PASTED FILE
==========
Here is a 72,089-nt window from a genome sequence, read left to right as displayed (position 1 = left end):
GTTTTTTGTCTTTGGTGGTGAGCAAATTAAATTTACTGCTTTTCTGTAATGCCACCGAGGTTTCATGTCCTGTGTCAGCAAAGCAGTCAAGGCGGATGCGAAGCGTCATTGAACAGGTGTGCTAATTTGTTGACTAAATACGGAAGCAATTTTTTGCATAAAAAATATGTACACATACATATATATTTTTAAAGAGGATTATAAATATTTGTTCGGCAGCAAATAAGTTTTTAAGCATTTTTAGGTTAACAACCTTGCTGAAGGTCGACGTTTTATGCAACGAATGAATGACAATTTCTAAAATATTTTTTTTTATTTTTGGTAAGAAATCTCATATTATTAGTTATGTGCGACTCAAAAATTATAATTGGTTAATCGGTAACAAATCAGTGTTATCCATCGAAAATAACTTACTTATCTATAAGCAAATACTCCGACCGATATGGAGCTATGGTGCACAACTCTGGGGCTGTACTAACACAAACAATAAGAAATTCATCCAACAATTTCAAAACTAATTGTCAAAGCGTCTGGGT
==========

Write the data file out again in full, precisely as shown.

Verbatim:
Here is a 72,089-nt window from a genome sequence, read left to right as displayed (position 1 = left end):
GTTTTTTGTCTTTGGTGGTGAGCAAATTAAATTTACTGCTTTTCTGTAATGCCACCGAGGTTTCATGTCCTGTGTCAGCAAAGCAGTCAAGGCGGATGCGAAGCGTCATTGAACAGGTGTGCTAATTTGTTGACTAAATACGGAAGCAATTTTTTGCATAAAAAATATGTACACATACATATATATTTTTAAAGAGGATTATAAATATTTGTTCGGCAGCAAATAAGTTTTTAAGCATTTTTAGGTTAACAACCTTGCTGAAGGTCGACGTTTTATGCAACGAATGAATGACAATTTCTAAAATATTTTTTTTTATTTTTGGTAAGAAATCTCATATTATTAGTTATGTGCGACTCAAAAATTATAATTGGTTAATCGGTAACAAATCAGTGTTATCCATCGAAAATAACTTACTTATCTATAAGCAAATACTCCGACCGATATGGAGCTATGGTGCACAACTCTGGGGCTGTACTAACACAAACAATAAGAAATTCATCCAACAATTTCAAAACTAATTGTCAAAGCGTCTGGGT